Arrow-right Camera
The Spokesman-Review Newspaper

The Spokesman-Review Newspaper The Spokesman-Review

Spokane, Washington  Est. May 19, 1883
Partly Cloudy Day 45° Partly Cloudy

Tag search results

Tags let us describe our content with keywords, making it easier to find what you're most interested in. Use the search box to look for tags, or explore our coverage with the lists below.

Wildlife concerns lead to pause on plans for water connection to Five Mile development

A $240,000 contract to build a 12-inch water main on the bluffs leading to Five Mile Prairie was nixed by a majority of the City Council earlier this month, who said they were worried about the effect of construction on species of deer and bats that live in the area. Lawmakers also questioned why the city, and not a nearby developer, should pay for the cost of hooking up the system. 

Final fight: Condon, City Council spar over city salaries

On Dec. 30, Condon vetoed the City Council’s changes to the law that governs the Salary Review Commission – a board that sets the salaries of the mayor and city council members –dismayed it did not broaden the scope of the commission’s oversight.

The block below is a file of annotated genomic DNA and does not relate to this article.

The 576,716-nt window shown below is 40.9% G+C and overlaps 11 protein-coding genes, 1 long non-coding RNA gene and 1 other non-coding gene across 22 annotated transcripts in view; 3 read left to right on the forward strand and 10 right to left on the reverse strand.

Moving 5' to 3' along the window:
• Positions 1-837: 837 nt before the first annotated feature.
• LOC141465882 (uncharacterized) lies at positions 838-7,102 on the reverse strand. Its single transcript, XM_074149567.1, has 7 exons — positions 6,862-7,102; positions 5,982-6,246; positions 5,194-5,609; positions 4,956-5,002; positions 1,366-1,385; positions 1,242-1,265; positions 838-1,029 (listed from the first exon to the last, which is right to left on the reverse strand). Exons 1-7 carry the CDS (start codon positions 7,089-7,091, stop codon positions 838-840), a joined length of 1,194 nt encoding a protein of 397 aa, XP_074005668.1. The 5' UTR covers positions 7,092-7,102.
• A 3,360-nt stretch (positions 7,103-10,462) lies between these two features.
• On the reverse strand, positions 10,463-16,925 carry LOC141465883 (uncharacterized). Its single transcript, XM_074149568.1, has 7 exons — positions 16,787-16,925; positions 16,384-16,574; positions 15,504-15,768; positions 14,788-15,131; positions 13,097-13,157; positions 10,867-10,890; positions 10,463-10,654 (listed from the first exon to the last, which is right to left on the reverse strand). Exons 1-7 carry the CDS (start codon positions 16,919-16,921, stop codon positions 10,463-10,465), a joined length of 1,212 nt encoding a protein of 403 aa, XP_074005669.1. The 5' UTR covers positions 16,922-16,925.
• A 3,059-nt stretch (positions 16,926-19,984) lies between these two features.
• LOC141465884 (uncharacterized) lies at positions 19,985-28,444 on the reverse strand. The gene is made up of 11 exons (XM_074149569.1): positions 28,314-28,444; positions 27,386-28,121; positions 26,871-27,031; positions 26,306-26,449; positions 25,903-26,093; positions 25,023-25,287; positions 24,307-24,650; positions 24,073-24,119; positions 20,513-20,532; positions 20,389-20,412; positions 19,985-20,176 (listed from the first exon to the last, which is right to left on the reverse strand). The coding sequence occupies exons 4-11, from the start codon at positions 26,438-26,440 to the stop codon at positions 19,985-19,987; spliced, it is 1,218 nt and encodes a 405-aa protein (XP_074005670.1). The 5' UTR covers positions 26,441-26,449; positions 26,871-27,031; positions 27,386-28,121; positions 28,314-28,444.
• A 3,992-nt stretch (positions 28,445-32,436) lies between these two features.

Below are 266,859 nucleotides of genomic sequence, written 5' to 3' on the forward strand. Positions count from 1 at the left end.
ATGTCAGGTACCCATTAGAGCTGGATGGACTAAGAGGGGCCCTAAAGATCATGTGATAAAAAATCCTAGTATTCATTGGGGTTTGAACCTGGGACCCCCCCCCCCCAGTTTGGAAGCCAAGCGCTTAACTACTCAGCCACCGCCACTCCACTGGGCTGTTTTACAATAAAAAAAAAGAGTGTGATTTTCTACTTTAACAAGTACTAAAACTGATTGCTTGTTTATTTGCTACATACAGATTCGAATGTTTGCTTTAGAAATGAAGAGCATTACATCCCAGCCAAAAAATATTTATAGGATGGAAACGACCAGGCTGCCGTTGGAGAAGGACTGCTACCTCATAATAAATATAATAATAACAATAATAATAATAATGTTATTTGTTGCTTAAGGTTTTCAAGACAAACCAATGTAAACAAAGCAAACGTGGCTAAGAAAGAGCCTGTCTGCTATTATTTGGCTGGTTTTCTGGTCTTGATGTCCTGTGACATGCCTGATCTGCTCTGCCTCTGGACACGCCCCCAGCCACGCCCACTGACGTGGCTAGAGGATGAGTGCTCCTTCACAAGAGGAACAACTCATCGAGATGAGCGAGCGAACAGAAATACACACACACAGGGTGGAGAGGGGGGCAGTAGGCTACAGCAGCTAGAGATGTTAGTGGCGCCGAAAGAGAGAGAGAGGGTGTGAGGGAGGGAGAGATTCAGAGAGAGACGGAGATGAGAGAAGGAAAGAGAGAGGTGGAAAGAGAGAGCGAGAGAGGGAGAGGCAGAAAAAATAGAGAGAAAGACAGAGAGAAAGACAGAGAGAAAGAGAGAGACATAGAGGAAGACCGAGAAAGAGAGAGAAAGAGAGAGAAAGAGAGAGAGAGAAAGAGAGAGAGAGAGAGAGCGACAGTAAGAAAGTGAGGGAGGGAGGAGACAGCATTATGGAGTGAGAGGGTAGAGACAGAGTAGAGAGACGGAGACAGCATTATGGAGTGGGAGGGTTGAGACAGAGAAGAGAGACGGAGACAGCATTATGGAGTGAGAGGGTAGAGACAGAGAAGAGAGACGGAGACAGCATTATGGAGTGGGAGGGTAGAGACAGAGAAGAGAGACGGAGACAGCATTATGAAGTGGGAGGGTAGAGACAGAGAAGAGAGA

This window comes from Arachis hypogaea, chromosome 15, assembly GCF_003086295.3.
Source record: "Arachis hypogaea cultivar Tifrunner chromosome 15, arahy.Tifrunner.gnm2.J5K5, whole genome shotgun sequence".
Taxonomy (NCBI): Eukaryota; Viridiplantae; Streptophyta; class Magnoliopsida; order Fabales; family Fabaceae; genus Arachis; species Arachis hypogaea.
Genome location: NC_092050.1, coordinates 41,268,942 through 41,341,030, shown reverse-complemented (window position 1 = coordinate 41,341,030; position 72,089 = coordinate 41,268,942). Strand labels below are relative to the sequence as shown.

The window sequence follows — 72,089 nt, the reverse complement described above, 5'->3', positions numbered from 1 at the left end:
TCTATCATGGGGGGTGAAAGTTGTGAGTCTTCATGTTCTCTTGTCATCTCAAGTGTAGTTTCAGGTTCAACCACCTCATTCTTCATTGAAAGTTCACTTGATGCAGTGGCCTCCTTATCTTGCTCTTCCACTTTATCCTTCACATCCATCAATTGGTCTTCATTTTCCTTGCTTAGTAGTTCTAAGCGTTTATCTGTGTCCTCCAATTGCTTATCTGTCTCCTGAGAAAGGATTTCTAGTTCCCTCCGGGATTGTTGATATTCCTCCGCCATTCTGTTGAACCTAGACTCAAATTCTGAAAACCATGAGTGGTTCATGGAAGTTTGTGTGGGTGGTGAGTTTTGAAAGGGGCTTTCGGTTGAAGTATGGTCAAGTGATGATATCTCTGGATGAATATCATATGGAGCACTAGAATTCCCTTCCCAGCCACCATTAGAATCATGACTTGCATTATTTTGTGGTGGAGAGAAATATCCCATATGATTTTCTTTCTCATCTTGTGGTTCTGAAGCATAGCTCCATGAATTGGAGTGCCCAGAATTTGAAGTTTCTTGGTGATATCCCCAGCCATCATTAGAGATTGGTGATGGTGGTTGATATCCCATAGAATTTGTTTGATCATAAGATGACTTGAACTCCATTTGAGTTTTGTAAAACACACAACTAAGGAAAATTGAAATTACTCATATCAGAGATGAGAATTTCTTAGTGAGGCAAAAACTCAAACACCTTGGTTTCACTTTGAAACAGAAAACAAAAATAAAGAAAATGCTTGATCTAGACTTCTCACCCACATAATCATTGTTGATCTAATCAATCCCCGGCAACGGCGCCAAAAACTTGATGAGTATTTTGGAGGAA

Spokane City Council: Rathbun vs. Stratton

At the Northwest Passages Pints and Politics debate between Spokane School Board and City Council candidates, incumbent Karen Stratton and Andy Rathbun debate the issues as they seek the District 3 seat on the City Council. Debate was October 3, 2019 and held at OverBluff Cellars' tasting room at the Washington Cracker Building in Spokane.

Ethics complaint targets Spokane Councilwoman Karen Stratton’s endorsement of Pasco marijuana business

The complaint filed Friday alleges Stratton violated several portions of the city’s ethical code prohibiting city officials from using public resources to further their own financial interests. The councilwoman said the timing of the complaint, after a letter she wrote last summer had been shared publicly in conservative circles online, indicates it is politically motivated and that she hasn’t benefited financially from the action.

Ties to marijuana businesses are disqualifying bankruptcy filers, including City Councilwoman Karen Stratton

The U.S. Trustee Program, responsible for policing the federal courts’ bankruptcy proceedings, is weeding out cases involving people or firms with ties to state-sanctioned marijuana businesses. Earlier this summer, that included Karen Stratton and her husband, Chris Wright, despite the fact that the majority of their debts were not wrapped up in the family-owned farm they’ve helped operate since 2014.